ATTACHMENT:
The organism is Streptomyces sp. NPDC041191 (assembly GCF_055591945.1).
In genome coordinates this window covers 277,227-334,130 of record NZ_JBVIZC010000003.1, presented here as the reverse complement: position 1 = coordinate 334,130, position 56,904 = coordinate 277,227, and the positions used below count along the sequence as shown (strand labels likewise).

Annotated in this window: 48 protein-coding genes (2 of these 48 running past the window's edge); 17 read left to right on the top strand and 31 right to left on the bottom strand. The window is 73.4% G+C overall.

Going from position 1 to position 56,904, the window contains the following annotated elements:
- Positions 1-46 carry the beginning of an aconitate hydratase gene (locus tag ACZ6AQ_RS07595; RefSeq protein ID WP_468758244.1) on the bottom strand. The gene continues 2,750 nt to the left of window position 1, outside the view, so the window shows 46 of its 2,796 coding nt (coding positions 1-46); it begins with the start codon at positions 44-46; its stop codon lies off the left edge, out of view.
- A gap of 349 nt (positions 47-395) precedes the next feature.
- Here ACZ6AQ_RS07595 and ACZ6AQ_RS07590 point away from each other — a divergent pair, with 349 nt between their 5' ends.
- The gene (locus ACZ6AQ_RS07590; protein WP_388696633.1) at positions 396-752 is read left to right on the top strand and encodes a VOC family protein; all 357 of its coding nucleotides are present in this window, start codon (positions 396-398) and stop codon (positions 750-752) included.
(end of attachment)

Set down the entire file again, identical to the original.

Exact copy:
The organism is Streptomyces sp. NPDC041191 (assembly GCF_055591945.1).
In genome coordinates this window covers 277,227-334,130 of record NZ_JBVIZC010000003.1, presented here as the reverse complement: position 1 = coordinate 334,130, position 56,904 = coordinate 277,227, and the positions used below count along the sequence as shown (strand labels likewise).

Annotated in this window: 48 protein-coding genes (2 of these 48 running past the window's edge); 17 read left to right on the top strand and 31 right to left on the bottom strand. The window is 73.4% G+C overall.

Going from position 1 to position 56,904, the window contains the following annotated elements:
- Positions 1-46 carry the beginning of an aconitate hydratase gene (locus tag ACZ6AQ_RS07595; RefSeq protein ID WP_468758244.1) on the bottom strand. The gene continues 2,750 nt to the left of window position 1, outside the view, so the window shows 46 of its 2,796 coding nt (coding positions 1-46); it begins with the start codon at positions 44-46; its stop codon lies off the left edge, out of view.
- A gap of 349 nt (positions 47-395) precedes the next feature.
- Here ACZ6AQ_RS07595 and ACZ6AQ_RS07590 point away from each other — a divergent pair, with 349 nt between their 5' ends.
- The gene (locus ACZ6AQ_RS07590; protein WP_388696633.1) at positions 396-752 is read left to right on the top strand and encodes a VOC family protein; all 357 of its coding nucleotides are present in this window, start codon (positions 396-398) and stop codon (positions 750-752) included.